The Department of Theatre and students at Hope College received multiple honors during this year’s Region III Kennedy Center American College Theater Festival (KCACTF), including the runner-up for the prestigious Irene Ryan Acting Scholarship Audition award.

The annual theatre festival is a gathering of more than 1,000 college theatre students and faculty who join together to showcase the best work of the five-state region of Indiana, Illinois, Ohio, Michigan and Wisconsin. This year’s festival was held on Tuesday-Sunday, Jan. 10-15, at the University of Michigan-Flint.

In addition to invited productions that are juried and selected to perform, theatre students have the opportunity to display their work in dramaturgy, design, stage management, directing, playwriting and musical theatre, as well as acting.

Sophomore Danai Mandebvu of Harare, Zimbabwe, was the runner-up for the Irene Ryan Acting Scholarship Audition award with a $500 cash prize. As runner-up, she is also the alternate to attend the National KCACTF Festival at the Kennedy Center in Washington, D.C., in April along with her acting partner, freshman Sofia Wake of Washington, Illinois.

Junior Kelsey Sivertson of Holland received the top award in the Institute of Theatre Journalism and Advocacy; junior Lydia Konings of Milwaukee, Wisconsin, was a finalist for the Stage Management Fellowship and received the Off-Headset Book award; and senior Katy Smith of Plymouth, Indiana, was a semi-finalist and finalist for the Irene Ryan Acting Scholarship along with her acting partner, Annika Dekker, who is a December 2022 graduate from Grand Rapids.

Mandebvu and Smith were nominated for the highly competitive Irene Ryan Acting Scholarship Audition award based on their performances during the 2022 festival year. Mandebvu was nominated for her performance in “The Winter’s Tale,” and Smith for her performance in “Silent Sky,” both produced by Hope College Theatre in the fall of 2022. They were selected from among 171 students and their acting partners from throughout the region, who across succeeding rounds were first trimmed to 48 semi-finalists and then 16 finalists.

Reflecting on her experience with Hope College Theatre, Mandebvu said, “Being a member of Hope's theatre department has taught me about more than just theatre, it has taught me about life, community and myself. The department has given me a supportive and safe space to explore, dream, fail and rise.”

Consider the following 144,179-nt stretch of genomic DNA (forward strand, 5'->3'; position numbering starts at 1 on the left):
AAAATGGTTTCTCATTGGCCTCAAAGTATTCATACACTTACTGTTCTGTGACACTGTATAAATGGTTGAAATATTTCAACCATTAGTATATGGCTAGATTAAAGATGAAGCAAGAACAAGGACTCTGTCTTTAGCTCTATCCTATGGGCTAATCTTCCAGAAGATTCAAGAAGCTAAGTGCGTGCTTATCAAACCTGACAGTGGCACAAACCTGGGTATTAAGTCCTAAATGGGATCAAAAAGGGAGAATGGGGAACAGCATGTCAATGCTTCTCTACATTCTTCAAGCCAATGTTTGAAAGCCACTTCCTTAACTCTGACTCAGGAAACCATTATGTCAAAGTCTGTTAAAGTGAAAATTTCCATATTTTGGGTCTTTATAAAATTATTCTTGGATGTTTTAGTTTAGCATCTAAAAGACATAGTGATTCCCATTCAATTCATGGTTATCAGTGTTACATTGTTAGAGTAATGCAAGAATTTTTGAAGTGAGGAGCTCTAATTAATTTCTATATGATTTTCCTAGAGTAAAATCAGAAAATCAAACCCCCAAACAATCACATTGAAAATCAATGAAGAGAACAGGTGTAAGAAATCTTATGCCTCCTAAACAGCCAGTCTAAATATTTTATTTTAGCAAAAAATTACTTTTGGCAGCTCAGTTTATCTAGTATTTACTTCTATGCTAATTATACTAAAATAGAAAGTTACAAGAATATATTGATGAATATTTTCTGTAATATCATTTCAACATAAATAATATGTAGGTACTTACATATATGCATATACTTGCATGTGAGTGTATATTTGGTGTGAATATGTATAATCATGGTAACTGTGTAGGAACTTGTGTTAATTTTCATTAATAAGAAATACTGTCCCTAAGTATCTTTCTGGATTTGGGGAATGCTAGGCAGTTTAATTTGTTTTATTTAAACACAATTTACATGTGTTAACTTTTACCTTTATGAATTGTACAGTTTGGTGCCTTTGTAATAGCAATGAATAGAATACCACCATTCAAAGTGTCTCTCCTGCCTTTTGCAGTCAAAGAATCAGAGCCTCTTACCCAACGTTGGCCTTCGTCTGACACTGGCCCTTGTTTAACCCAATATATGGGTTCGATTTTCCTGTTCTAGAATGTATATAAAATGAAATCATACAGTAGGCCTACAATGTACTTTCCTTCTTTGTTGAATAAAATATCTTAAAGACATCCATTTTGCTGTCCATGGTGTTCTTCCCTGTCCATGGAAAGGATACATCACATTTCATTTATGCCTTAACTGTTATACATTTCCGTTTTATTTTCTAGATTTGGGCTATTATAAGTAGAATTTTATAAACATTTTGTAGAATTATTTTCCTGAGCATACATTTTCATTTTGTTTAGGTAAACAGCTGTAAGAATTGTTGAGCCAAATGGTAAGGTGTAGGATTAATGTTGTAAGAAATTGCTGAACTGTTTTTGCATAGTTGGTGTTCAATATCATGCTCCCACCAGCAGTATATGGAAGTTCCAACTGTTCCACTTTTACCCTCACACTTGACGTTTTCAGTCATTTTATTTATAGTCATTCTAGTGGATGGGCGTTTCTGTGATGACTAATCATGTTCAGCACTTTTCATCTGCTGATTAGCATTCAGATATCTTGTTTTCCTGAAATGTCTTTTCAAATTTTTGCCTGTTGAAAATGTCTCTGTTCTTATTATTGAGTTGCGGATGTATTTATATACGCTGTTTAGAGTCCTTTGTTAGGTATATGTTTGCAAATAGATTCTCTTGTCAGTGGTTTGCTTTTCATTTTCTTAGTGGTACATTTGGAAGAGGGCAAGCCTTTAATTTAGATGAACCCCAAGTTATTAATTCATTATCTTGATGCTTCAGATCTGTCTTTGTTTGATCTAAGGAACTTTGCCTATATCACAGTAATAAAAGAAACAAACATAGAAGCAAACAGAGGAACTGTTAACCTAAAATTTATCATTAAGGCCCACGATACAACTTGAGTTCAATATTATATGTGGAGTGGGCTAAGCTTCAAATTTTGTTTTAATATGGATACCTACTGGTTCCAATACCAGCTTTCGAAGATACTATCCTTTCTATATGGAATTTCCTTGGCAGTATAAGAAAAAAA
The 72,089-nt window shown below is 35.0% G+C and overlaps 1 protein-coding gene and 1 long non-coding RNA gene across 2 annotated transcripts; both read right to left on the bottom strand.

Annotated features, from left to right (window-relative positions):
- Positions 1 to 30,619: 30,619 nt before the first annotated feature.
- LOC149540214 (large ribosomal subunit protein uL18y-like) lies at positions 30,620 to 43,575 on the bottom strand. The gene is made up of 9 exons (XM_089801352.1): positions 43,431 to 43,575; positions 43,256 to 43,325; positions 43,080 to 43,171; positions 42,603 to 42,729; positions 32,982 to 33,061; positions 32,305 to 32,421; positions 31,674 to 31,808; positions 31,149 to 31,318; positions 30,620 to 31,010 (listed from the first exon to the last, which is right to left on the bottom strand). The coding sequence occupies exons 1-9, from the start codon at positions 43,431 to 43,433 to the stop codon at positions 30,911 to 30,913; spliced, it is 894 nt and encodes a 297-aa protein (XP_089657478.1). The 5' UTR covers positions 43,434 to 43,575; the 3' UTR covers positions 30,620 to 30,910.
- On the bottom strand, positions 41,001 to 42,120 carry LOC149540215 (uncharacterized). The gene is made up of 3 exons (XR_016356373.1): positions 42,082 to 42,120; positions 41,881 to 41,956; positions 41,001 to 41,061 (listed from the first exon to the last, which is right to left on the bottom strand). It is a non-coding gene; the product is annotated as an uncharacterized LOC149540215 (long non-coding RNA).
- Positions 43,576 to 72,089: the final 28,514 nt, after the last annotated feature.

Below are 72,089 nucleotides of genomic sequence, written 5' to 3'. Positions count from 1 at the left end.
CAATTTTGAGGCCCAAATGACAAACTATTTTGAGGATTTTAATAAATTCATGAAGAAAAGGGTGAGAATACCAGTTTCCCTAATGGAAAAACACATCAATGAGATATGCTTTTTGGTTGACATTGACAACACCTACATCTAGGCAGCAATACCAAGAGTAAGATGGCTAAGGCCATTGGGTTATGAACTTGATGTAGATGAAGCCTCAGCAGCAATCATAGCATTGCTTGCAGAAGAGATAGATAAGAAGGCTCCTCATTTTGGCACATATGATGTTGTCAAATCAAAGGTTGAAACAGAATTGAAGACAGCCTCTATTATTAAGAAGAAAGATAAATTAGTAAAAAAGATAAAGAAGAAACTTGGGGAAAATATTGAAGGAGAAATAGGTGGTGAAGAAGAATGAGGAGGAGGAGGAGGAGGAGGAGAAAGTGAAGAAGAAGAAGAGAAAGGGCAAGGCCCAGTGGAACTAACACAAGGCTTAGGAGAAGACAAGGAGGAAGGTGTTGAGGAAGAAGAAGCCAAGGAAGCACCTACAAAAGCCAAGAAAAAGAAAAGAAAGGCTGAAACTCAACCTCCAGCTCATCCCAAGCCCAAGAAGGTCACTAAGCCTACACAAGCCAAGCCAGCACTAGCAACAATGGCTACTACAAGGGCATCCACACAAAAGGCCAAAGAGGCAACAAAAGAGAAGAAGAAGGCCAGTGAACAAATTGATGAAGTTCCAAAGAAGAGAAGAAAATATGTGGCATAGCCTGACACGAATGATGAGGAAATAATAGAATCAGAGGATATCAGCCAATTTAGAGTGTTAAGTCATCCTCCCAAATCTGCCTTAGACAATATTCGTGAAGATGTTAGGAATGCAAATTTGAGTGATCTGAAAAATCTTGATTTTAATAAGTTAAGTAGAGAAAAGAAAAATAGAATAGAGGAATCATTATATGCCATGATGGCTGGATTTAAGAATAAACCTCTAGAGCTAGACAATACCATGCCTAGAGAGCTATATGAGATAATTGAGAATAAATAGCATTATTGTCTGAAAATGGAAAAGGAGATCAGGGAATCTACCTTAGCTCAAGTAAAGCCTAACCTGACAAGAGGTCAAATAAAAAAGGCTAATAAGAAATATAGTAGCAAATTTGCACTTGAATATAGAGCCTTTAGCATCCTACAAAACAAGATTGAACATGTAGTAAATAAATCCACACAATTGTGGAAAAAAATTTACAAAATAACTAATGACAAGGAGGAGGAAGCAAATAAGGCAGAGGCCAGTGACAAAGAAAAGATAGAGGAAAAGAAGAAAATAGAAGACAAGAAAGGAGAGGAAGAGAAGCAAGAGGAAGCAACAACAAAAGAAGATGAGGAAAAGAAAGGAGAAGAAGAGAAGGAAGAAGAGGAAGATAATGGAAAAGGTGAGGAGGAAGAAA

Several Hope students had been honored with nominations for this year’s Region III scholarship and participated in the scholarship audition. The others were senior Cameron Baron of Oak Park, Illinois; 2022 graduate Sofia Muñoz of Elmwood Park, Illinois; 2022 graduate Blade Gates of Manistee; junior Brianna Tomczak of Dexter; junior Abigail Doonan of Kalamazoo; and sophomore Reneé Marting of Dundee.

Also during the festival, December 2022 graduate Annika Dekker participated in the Stage Management Intensive; junior Emily Dykhouse of Holland participated in the Dramaturgy Intensive, and junior Abigail Doonan participated in the Institute for Theatrical Journalism and Advocacy. Freshman Ingrid Baker of Grand Rapids participated in the Devised Intensive, which included a performance on the final day of the festival. Freshman Sofia Wake was selected to participate in the KCACTF student council for 2023. 

In addition, the Department of Theatre was honored with several certificates of Merit for the 2022 productions. “Bright Star,” directed by Daina Robins, professor of theatre, was honored for excellence in acting ensemble; in lighting designed by Eric Van Tassell, assistant professor of lighting and sound design; and in stage management by junior Lydia Konings. “The Winter’s Tale,” also directed by Daina Robins, was honored for excellence in dramaturg by senior Emily Dykhouse. “Silent Sky” was honored for excellence in direction by Rhett Luedtke, visiting assistant professor of theatre; in lighting designed by Eric Van Tassell; in sound designed by Ken Chamberlain, assistant director of production, who is dance and theatre lighting and sound technician; and in scenic and properties designed by Keith Pitts, adjunct professor of art and art history.

Michelle Bombe, who is a professor of theatre and department chair, and is national chair of KCACTF, spoke at the opening ceremonies of the festival, which had returned to being held in-person after a two-year hiatus due to the global COVID-19 pandemic.

KCACTF is a national program designed to encourage excellence in college and university theatre in the United States.  Started in 1969, the program involves 20,000 students from more than 700 academic institutions throughout the country.  The program is divided into eight regions.